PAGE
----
REVEALED: The state government is splitting up Callan Park and planning to hand it over to an agency dominated by people from the big end of town… There is a better alternative.
We have some disappointing news about Callan Park to alert you to.
The ownership of Callan Park has been split into two parts by the Minister for Planning Mr Rob Stokes. He’s done this without any public consultation or publicity.
The larger part, encompassing 62% of the site, has been given to the Centennial Park Trust (see map at the end of this post). This Trust is now controlled by the new Greater Sydney Parklands (GSP) agency. The board of this agency is almost entirely made up of people from the Big End of town – from legal firms and finance and development corporations.
As the investigative journalist Wendy Bacon has discovered about the GSP: ‘Of the 7 directors, 6 have property development experience – two have worked in Sydney’s very top corporate law firms.’ Not exactly ideal qualifications for managing a heritage/mental health site such as Callan Park, one would have thought.
How this GSP would work is the subject of a White Paper recently issued by the Minister. What it says about how the GSP would fund parks is worrying – when it is not confused and contradictory. It boasts that the government has given the GSP $108 million – but this is peanuts compared to the nearly $2 billion (or 20 times more) it’s spending on two new stadiums. It then adds, ‘However this must be matched with the development of an ongoing sustainable funding model for the future.’ There are danger signals like this scattered through the White Paper. This sounds like the old neoliberal mantra about ‘parks paying for themselves’. In the same vein the White Paper offers a community consultative committee for Callan Park but lists its first duty as ‘to advise … on revenue generation’.
Surely it’s the responsibility of governments to fund major parks as they do hospitals, courts and schools. The Minister admits in the White Paper that this is the widespread public view.
Thank heavens we have the protective Callan Park (Special Provisions) Act which bans the sale or privatisation of any of Callan Park but there is always the danger of commercialisation. If Callan Park is controlled by the GSP then this danger is ever-present as we know some of the GSP members are not great fans of the Callan Park Act.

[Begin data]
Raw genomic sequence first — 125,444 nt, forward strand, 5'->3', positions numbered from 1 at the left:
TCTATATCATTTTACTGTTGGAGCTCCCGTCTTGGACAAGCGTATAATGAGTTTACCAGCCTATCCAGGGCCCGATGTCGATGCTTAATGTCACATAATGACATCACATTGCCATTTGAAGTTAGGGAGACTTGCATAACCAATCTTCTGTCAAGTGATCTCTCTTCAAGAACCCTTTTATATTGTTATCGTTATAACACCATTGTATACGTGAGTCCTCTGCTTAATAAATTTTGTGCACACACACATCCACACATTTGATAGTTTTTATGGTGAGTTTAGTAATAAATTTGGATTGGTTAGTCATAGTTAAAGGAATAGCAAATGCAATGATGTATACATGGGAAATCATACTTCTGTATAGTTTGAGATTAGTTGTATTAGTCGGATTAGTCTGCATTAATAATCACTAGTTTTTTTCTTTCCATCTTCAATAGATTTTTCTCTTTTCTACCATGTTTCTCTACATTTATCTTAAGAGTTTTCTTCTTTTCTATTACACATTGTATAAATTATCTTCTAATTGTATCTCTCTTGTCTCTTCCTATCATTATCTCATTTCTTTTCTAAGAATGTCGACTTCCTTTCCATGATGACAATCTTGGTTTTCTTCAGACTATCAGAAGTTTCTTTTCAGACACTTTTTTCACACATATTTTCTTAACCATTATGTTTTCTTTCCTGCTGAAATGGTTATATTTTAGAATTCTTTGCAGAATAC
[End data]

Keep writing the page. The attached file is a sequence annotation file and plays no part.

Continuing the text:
The other 38% of the site remains in the ownership of NSW Health. But the splitting up of Callan Park into various bits and pieces is a recipe for chaotic management.
This is not good enough for Callan Park. The Minister has proved a friend of Callan Park to this point. It would be a pity for him to revert to type. We need to advise him that this magnificent site needs and deserves:
1. its own Callan Park Trust to run it.
The board of this Trust should include experts in heritage, park management and mental health along with First Nations and local representatives. Such a board is better qualified (and safer) than the board of the Greater Sydney Parklands to manage our major Inner West Park. Residents have proved to be the best custodians of Callan Park – they have saved it from developers a number of times – and deserve to be represented on the board.
2. To be managed as one coordinated site, not split up into bits and pieces.
The Friends of Callan Park hope you agree. Please sign the online petition to advise Mr Stokes that Callan Park needs holistic management by its own trusted Trust. The White Paper will also be discussed at our next general meeting on Monday, 12 July at 6.30pm:
By ZOOM only: https://us02web.zoom.us/j/88131934314
by phone: 8015 6011
Meeting ID: 881 3193 4314
3. Please make your own submission to the White Paper (comments due 12 July 2021) at www.planningportal.nsw.gov.au/GSPwhitepaper After the Exhibition Period: A Submissions Report and Exposure Bill will be released.
If you have not already done so, please sign the petition here.
– Hall Greenland, president FoCP